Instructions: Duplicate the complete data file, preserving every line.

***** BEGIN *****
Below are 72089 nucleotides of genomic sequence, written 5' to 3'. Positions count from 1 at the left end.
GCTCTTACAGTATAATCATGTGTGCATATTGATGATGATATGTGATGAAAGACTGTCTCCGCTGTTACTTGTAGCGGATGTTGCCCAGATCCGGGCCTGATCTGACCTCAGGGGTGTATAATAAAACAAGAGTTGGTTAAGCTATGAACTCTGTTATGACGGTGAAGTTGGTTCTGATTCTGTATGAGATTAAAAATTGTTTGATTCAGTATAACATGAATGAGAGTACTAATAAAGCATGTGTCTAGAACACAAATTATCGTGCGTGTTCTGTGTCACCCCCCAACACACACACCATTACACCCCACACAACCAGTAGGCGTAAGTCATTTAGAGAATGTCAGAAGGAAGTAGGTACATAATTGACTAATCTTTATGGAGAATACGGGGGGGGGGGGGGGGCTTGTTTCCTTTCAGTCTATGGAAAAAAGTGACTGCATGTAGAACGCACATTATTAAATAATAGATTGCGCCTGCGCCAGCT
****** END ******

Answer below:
Below are 72089 nucleotides of genomic sequence, written 5' to 3'. Positions count from 1 at the left end.
GCTCTTACAGTATAATCATGTGTGCATATTGATGATGATATGTGATGAAAGACTGTCTCCGCTGTTACTTGTAGCGGATGTTGCCCAGATCCGGGCCTGATCTGACCTCAGGGGTGTATAATAAAACAAGAGTTGGTTAAGCTATGAACTCTGTTATGACGGTGAAGTTGGTTCTGATTCTGTATGAGATTAAAAATTGTTTGATTCAGTATAACATGAATGAGAGTACTAATAAAGCATGTGTCTAGAACACAAATTATCGTGCGTGTTCTGTGTCACCCCCCAACACACACACCATTACACCCCACACAACCAGTAGGCGTAAGTCATTTAGAGAATGTCAGAAGGAAGTAGGTACATAATTGACTAATCTTTATGGAGAATACGGGGGGGGGGGGGGGGCTTGTTTCCTTTCAGTCTATGGAAAAAAGTGACTGCATGTAGAACGCACATTATTAAATAATAGATTGCGCCTGCGCCAGCT